I discovered that Spanish and Portuguese Inquisitions forced conversions in both of them..they became new christians to tryed to assimilate it. I remember in my paternal granpas home 'strange' (I see they are strange now not them) costumes like dont mix some foods, we kids were blessed by older relatives, friday 'cleanings', mourning of dead relatives..but you never question why we did it and i think nobody knew why..you just did it...:tongue:

    Because you can see in the family records that many of the my ancestrals were all over the place ( Italia, Portugal, Spain and France) before get to Brasil they already were very much mixed in Europe and than came to Brasil and mixed much more. Plus when forced converted they had to adopt or given a new name.

    Conclusion: As much I was very fascinated by my discoveries I did became sad. Sad bcause of the persecutions one had to endure in this world since long ago. But I am lucky to get to know some of my family history as Sephardic and Marranos (pigs or forced to convert, depends the translation)

    It seems that in Brasil that are a lot of families with similar history than mine..kind of 75 millions of Brasilians ancestry was 'New Christian" when arrived there. Many today are discovering that and want to know more about their roots and kind of flooding 'Federacao Israelita Centro-Oeste' a cultural Jewish association in Brasilia, with questions and etc.
     
  12. tripod

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    Interesting Gissela, Jewish women are hot! Maybe that's part of the reason Brazilian women are the most beautiful in the world!

    That paternal DNA test that Lex speaks about is pretty expensive, it is of no help to caucasions though. DNA tests just reveal your European, African, or Asian ancestry (native american is hard to tell apart from Asian DNA). Does anyone know why the maternal DNA cannot be traced like the paternal can? That is something I have been wanting to know since I watched the show like three times several months back.

    There was also a program on LinkTV (best channel out there) that was just like the show with Henry Luis Gates, but with average everyday people. I think that they were from the UK and Canada. It was actually a better show because they brought these people back to the actual location of their ancestors. Most all of the people couldn't wait to get out of Africa after mingling with their long seperated tribesmen. It was like they were going back in time. Most of the tribespeople looked down on the newcomers and were money grubbers. Pretty cool show though, has anyone seen it?
     
  13. Mr. Snakey

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    Very interesting topic Stronzo!:cool:
     
  14. B_Stronzo

    B_Stronzo New Member

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    This is very interesting to me james thanks.

    It was an assumption on my part that researching Australian convict ancestry would be difficult (though I realize not all is penal colony stuff). It's like the assumption many have here that the Pilgrim and Puritan immigrants to Massachusetts were all n'er-do-wells. It's largely untrue (with the glowing exception of Standish).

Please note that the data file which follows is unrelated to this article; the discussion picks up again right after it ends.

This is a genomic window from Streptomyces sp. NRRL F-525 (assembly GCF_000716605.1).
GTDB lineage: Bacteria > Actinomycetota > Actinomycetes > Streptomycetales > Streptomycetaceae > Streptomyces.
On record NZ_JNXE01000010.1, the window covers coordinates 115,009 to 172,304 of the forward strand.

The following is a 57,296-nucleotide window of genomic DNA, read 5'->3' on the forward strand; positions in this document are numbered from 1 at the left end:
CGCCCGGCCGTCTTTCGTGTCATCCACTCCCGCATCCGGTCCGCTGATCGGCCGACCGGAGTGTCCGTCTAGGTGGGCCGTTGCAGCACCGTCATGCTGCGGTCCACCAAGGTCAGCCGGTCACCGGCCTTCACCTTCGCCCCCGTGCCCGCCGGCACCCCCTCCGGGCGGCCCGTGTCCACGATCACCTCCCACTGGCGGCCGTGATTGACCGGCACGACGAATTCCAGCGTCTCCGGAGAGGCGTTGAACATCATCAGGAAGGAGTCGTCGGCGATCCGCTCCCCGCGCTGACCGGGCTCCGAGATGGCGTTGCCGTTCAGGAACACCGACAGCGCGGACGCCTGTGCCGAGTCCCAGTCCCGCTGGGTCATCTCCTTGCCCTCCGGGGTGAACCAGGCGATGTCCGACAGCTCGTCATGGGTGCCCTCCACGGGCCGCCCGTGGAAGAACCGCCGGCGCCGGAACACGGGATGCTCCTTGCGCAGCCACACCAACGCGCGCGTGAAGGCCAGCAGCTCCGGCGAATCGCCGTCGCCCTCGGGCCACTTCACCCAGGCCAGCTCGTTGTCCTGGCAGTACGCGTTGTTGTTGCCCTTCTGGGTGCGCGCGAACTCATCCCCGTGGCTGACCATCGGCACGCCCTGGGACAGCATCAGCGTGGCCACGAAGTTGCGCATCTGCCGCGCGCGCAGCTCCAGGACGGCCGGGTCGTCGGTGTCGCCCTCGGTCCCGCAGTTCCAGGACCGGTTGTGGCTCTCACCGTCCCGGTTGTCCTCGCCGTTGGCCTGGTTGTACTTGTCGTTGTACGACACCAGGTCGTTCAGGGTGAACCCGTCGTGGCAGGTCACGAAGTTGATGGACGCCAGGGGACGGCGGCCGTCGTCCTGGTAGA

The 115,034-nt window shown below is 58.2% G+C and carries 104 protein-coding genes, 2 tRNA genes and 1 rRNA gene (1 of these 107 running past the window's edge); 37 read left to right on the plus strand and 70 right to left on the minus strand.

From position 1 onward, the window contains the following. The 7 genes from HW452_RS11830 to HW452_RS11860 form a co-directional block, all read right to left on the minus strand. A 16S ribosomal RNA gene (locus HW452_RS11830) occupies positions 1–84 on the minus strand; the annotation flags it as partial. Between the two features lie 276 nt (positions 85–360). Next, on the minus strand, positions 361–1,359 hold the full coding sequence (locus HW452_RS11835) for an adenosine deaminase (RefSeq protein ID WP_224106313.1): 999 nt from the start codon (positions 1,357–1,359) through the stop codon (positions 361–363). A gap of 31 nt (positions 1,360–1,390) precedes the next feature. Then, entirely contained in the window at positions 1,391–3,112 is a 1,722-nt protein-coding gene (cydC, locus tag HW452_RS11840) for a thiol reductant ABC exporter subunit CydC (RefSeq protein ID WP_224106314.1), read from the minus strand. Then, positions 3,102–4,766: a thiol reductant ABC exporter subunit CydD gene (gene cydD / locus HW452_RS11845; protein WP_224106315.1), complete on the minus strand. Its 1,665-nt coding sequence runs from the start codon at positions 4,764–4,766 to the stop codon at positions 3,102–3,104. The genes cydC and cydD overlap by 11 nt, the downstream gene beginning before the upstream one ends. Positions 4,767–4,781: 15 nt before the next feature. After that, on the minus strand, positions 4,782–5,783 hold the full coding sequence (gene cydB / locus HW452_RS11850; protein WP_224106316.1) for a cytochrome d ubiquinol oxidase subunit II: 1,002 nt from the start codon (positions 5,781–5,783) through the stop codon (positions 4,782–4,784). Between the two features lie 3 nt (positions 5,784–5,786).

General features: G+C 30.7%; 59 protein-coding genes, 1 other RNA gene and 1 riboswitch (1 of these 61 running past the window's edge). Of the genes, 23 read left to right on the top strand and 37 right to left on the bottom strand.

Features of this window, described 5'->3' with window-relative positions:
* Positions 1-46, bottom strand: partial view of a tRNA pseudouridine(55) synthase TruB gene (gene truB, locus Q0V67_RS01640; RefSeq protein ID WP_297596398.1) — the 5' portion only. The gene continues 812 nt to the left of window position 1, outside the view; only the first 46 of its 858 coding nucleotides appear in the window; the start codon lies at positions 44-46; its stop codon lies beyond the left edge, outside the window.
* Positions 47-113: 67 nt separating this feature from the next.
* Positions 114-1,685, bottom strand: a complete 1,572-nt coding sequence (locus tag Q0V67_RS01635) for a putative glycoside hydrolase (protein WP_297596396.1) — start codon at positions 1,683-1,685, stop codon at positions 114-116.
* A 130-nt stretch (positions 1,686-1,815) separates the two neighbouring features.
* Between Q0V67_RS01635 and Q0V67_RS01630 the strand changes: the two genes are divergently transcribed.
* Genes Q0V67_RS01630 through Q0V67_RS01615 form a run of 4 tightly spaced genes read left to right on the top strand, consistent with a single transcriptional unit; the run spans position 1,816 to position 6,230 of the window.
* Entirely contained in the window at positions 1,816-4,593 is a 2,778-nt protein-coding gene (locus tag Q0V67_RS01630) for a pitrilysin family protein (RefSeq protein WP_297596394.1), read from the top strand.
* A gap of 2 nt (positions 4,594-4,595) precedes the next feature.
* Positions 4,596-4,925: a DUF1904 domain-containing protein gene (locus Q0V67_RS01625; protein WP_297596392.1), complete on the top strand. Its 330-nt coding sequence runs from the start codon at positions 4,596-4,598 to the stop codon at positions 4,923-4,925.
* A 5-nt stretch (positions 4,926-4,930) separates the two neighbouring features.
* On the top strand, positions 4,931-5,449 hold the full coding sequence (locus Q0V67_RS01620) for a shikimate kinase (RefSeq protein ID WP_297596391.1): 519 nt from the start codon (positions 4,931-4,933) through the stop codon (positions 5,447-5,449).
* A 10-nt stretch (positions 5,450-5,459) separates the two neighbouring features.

When we were perusing the Scottish records in Edinburgh for my boyfriend we found the British Isles census extremely helpful (espeically one I think which was taken in 1841).

    Thanks. What's most interesting (nevermind gratifying) for me is to see the look of wonderment when I present someone with documenation of their historical past and see there mouths drop open.

    I make my "running around money" doing genealogical work for others here in the Boston area. It's more of a passion than an avocation.
     
  15. B_Stronzo

    B_Stronzo New Member

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    rawbone?

    Fascinating post.

    Re the "Fitz" prefix I'd always heard it was was "son of" as in "Fitzhugh" or "Fitzsimmons". But you may be on to something that's little known. I'll ask around.

    Missed this part.

    So many Loyalists moved to the Maritimes during the American War for Independence. My ex-wife's family has (on her maternal grandmother's side) nothing by exactly that phenomenon going on. I traced one line back to Massachusetts and in doing so found that she and I (though distantly) were cousins.

    I've often wondered what side I'd have taken in that war now that you mention it. I come from many who fought in that war but I wonder if I'd have fled to Canada. I've considered often how I'd have handled it. I'm still not sure.
     
  16. Wonderboy

    Wonderboy New Member

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    Fitz/Von/Van and Mc etc are all son/daughter of.

    My last name means 'a clearing in a wood, near a small lake'

    A quick search on www.ancestry.com yielded a lot of results and had a census from 1861 that showed there were many people with my last name even in this county, so we haven't moved far. Interesting, I'd like to know how to find out more.

    I don't want to pay for any site and isn't it entirely possible that they've made information up and it may not be factually or historically correct?

    It is interesting though, me likey.
     
  17. B_Stronzo

    B_Stronzo New Member

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    That's a very good point Wonderboy.

    I'm always skeptical of those sites. But don't discard them out of hand.